- 1 cup white wine
- 4 tablespoons fresh tarragon, chopped or 2 tablespoons dried
- 4 tablespoons fresh parsley, chopped
Melt butter and oil in a covered skillet large enough to hold all the chicken pieces. When the butter is hot, add the chicken pieces skin side down and brown. Turn them over and brown the other side. This will take about 10 minutes. Salt and pepper them well. If you don&rsquot have a large enough skillet, after browning the pieces place them in a covered Dutch oven or casserole and continue cooking.
Add the shallots or scallions. Lower the heat, cover the pan, and simmer very, very slowly for 15 to 18 minutes, or 20 minutes if the chickens are on the large side.
Remove the cover, increase the heat slightly, and add the white wine, tarragon, and parsley, scraping up any bits that have stuck to the bottom of the pan. Turn the chicken pieces again, and cook briskly for 3 or 4 minutes to reduce the sauce a little.
Serve with tiny new potatoes or James Beard's Brussels sprouts with bacon.
If you have tarragon on hand, consider using half as much as the recipe calls for as an introduction to this new flavor. While tarragon is a common ingredient in French cuisine, it isn't a flavor that Americans are as accustomed to, so you may want to ease into using it in your cooking, particularly if you don't have an adventurous palette. Also know that, unlike other herbs, the flavor of tarragon intensifies considerably when it's heated up. So, that's another good reason to go light in the beginning.
Using herbes de Provence in place of the tarragon is another way to ease into things. This blend layers tarragon with flavors that you're already familiar with. A one-for-one replacement should give you good results.
Tarragon is a versatile herb that's widely used in French cuisine. Find out how to select and store tarragon, as well as how to use it in cooking.
What is tarragon?
A popular and versatile herb, tarragon has an intense flavour that’s a unique mix of sweet aniseed and a mild vanilla. The leaves are narrow, tapering and slightly floppy, growing from a long, slender stem. It’s a key herb in French cuisine (it’s an essential ingredient in Béarnaise sauce), and goes very well with eggs, cheese and poultry.
Choose the best tarragon
Go for fresh-looking leaves, with no discolouration or wilting. French tarragon is considered to be the best – its flavour is more subtle than the coarser Russian tarragon. Dried tarragon is also available. Or, for a ready supply, keep a pot on your windowsill, or grow in your garden or window box.
How to prepare tarragon
Wash, then use whole sprigs or strip the leaves from the stalks and use whole or chopped.
How to cook tarragon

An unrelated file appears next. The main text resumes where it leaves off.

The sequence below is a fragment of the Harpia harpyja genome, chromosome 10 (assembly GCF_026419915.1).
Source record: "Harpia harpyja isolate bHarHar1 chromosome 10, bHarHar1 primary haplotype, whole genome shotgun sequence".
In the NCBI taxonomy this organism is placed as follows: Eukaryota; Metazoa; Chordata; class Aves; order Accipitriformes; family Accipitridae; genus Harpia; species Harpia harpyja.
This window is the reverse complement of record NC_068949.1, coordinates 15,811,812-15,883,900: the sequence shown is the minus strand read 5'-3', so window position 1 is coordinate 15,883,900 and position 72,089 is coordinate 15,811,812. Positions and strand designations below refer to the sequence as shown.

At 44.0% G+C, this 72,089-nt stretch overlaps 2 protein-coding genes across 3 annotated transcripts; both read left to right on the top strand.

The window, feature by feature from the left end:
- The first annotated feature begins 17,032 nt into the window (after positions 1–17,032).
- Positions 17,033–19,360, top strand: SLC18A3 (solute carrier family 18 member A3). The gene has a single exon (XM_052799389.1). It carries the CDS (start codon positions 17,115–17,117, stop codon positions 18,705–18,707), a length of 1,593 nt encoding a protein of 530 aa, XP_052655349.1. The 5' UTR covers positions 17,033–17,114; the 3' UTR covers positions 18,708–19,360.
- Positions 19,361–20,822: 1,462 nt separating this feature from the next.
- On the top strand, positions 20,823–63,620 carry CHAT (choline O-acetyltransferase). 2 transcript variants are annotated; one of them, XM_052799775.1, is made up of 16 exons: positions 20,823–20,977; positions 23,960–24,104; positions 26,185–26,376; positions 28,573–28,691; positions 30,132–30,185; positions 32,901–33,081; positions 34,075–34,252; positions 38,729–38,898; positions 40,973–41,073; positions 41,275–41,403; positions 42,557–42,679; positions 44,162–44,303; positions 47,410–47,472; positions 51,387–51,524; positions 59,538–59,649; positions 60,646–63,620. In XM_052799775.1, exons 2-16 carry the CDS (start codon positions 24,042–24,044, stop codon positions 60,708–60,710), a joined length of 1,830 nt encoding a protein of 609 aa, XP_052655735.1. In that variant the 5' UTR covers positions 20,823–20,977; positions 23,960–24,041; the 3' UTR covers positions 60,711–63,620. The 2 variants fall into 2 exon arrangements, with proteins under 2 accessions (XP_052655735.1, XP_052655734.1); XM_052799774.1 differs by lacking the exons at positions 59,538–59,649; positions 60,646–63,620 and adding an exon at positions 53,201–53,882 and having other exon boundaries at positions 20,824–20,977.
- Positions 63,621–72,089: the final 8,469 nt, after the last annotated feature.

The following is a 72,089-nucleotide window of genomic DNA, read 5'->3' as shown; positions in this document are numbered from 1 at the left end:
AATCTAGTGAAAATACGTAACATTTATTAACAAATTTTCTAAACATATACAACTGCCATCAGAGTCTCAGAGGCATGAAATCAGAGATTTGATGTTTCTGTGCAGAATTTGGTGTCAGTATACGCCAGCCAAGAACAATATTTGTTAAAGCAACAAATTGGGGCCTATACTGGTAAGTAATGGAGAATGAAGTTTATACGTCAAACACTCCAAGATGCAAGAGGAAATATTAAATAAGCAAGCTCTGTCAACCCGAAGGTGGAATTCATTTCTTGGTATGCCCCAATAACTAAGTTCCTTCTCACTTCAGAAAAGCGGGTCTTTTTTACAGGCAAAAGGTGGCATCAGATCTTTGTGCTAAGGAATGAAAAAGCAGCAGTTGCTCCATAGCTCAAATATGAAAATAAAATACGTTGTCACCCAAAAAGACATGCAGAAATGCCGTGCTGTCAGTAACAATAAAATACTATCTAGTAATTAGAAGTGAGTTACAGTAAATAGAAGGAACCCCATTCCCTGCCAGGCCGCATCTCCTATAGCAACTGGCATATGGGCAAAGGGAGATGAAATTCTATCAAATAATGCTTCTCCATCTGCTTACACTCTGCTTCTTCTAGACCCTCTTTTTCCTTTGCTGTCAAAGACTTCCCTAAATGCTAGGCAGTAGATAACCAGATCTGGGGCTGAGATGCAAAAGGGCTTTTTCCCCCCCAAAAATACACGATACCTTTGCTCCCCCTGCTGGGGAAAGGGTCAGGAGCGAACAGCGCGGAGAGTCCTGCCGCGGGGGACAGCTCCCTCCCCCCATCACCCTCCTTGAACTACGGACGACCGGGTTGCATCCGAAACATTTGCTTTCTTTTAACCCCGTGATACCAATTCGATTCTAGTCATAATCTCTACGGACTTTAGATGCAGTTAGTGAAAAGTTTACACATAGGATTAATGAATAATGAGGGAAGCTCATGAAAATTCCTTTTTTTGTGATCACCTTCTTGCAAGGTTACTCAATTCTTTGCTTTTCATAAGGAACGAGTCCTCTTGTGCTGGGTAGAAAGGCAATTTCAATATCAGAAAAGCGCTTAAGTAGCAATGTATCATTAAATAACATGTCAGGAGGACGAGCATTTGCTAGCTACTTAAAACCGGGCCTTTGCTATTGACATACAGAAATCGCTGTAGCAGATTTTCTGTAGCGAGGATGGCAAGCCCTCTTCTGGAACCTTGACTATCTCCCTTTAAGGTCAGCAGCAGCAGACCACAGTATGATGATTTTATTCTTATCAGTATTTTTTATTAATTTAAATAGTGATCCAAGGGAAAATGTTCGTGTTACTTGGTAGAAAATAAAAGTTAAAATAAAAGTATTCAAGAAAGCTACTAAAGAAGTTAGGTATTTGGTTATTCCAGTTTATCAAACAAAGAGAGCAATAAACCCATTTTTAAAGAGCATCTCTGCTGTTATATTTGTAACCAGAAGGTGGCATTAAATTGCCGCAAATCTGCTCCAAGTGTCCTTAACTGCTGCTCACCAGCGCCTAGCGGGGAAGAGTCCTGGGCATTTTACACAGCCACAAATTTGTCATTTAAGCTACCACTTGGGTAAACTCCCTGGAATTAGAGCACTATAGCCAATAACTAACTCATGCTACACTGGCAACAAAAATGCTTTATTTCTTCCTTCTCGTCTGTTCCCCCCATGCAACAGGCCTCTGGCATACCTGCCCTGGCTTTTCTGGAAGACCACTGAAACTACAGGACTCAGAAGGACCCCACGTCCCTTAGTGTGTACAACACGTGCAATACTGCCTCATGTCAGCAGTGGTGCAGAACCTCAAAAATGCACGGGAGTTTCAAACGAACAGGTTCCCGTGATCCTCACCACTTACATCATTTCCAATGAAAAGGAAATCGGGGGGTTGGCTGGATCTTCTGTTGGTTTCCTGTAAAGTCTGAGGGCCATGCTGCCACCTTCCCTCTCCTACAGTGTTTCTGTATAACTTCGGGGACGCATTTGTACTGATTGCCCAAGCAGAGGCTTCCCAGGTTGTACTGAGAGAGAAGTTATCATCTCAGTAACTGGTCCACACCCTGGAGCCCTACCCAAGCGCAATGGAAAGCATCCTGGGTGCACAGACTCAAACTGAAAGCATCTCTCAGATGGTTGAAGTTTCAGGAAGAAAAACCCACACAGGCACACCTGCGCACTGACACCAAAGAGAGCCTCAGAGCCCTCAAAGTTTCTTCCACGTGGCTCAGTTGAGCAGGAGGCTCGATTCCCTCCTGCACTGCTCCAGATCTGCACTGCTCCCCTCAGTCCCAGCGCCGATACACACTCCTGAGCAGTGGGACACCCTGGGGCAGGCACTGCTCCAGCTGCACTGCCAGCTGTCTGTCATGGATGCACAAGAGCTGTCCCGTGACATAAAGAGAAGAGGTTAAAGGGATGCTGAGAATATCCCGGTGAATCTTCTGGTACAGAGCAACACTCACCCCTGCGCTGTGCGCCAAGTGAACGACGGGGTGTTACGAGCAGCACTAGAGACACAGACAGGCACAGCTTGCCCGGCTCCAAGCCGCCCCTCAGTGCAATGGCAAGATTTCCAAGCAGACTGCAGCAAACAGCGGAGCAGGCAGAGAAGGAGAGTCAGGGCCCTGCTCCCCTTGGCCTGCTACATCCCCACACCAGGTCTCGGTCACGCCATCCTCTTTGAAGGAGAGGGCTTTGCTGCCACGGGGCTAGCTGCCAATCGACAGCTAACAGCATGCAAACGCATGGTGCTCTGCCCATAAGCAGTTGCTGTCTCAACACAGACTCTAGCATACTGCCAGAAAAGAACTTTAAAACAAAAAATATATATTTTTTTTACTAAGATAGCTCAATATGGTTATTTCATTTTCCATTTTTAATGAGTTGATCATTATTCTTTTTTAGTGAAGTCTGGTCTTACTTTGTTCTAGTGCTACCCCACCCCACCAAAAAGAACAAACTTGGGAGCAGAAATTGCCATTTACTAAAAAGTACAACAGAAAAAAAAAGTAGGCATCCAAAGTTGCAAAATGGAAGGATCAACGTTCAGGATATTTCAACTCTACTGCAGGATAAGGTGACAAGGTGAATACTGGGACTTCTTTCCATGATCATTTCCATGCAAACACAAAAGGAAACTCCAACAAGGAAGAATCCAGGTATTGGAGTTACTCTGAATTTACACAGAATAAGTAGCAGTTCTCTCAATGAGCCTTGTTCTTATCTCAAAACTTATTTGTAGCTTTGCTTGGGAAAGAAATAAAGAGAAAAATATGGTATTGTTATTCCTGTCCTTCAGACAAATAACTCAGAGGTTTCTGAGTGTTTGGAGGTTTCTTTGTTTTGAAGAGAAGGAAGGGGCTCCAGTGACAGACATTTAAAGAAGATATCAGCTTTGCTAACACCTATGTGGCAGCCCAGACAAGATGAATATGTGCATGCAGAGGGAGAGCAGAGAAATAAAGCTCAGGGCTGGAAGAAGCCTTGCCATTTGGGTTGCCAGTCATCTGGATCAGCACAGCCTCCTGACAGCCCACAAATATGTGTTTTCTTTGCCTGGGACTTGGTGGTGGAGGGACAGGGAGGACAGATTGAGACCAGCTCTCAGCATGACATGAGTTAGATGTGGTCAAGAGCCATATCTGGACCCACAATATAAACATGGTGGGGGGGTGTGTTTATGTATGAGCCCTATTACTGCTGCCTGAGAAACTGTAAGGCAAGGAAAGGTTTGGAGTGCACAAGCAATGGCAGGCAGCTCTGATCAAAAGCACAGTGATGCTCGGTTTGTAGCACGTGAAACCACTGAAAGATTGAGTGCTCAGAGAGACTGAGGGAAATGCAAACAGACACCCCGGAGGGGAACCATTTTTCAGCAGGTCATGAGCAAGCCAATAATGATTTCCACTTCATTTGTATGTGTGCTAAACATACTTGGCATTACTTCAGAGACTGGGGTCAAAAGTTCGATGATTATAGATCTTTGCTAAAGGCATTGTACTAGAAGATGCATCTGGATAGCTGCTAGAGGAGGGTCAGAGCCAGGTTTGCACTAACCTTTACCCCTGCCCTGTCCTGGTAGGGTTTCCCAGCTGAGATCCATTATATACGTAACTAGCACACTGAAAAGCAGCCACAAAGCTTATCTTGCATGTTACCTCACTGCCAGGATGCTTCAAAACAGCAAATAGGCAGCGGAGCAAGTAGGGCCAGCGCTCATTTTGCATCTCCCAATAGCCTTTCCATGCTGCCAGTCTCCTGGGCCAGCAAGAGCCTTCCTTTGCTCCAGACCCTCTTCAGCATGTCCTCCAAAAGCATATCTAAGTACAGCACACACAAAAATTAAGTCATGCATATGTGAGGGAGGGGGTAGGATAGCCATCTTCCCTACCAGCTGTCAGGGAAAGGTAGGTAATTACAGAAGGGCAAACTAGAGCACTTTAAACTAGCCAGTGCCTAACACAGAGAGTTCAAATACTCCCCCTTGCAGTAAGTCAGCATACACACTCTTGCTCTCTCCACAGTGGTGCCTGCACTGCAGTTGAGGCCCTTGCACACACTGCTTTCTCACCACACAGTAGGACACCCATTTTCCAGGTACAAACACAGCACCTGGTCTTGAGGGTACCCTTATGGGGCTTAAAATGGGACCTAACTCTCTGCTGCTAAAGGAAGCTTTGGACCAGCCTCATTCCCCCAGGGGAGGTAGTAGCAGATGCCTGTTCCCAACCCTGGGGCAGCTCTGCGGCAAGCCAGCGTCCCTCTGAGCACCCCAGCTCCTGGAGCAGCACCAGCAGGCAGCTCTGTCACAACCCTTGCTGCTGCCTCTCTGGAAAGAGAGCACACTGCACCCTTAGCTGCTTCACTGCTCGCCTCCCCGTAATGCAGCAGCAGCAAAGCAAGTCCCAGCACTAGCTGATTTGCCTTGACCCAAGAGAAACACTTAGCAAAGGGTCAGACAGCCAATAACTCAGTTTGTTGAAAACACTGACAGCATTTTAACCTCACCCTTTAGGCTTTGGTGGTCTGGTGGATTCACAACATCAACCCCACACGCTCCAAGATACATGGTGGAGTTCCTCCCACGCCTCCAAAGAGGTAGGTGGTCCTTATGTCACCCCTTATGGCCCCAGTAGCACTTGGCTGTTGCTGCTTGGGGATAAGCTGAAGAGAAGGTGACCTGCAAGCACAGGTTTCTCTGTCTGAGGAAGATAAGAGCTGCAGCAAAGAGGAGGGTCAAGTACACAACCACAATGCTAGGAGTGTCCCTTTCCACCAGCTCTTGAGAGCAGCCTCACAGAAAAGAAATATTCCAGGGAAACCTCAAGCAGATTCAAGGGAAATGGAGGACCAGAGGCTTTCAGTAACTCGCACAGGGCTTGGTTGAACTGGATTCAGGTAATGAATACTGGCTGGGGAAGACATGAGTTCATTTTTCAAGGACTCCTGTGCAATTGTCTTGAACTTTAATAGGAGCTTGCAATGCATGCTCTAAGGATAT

Use to make sauces for fish and poultry. Add to salad dressings use to flavour butter or white wine vinegar.
How to store tarragon
Fresh cut tarragon should be wrapped in damp kitchen paper, placed in a perforated bag and stored in the fridge. It will last for around 4-5 days. Dried tarragon should be kept in an airtight container in a cool, dark place – it should last for 4-6 months.
Preheat oven to 425°. Combine beets, ¼ cup vinegar, 2 Tbsp. oil, and ¼ cup water in a baking dish season with salt. Cover with foil and steam until beets are tender, 40–50 minutes. Let cool slightly. Rub off skins with paper towels cut beets into quarters (or ½” wedges if larger).
Toss beets with shallot, thyme, remaining ¼ cup vinegar, and remaining ¼ cup oil in a large bowl season with salt. Let sit at least 2 hours.
Toss with pistachios and tarragon just before serving.
DO AHEAD: Beets can be marinated 2 days ahead. Cover and chill.
How would you rate Marinated Beets with Pistachios and Tarragon?
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This is a family favorite. i also experiment with different types of cheeses, but the real tangy cheddar seems to work best
These were incredible. Followed recipe exactly as I hadn't made before. Could maybe use a bit more cream next time.
I've been making this recipe for about 10 years - it was one of the very first I used off of this site. Everytime I make this dish, it garners rave reviews. When I make this for entertaining, I do not tweak it - just use the full heavy cream and good sharp white cheddar and you'll be glad you did! And usually people take seconds so you may want to make a double batch!
Made a couple of changes. Used baking potatoes and added a few sauted mushrooms. Was great and looked good too.
Oh and with all gratins I make, I heat up the liquid and than pour over and bake. Makes baking time more reliable.
I have made this many times tweaking the amount of cheese and tarragon. Have determined that 11 to 14 oz. of cheese is great and 5 teaspoons of fresh tarragon was perfect!
This is a PS to my earlier review. I too lowered the temperature of the oven (to 350) so the cheese would not "seize". In addition, I prefer to use a russet type potato, as yukon gold potatoes are waxy and do not have enough starch to contribute to thickening the sauce. Yes, cream is a thickener, but on a 1:1 ratio with wine, it takes quite a while to cook down enough to thicken the sauce.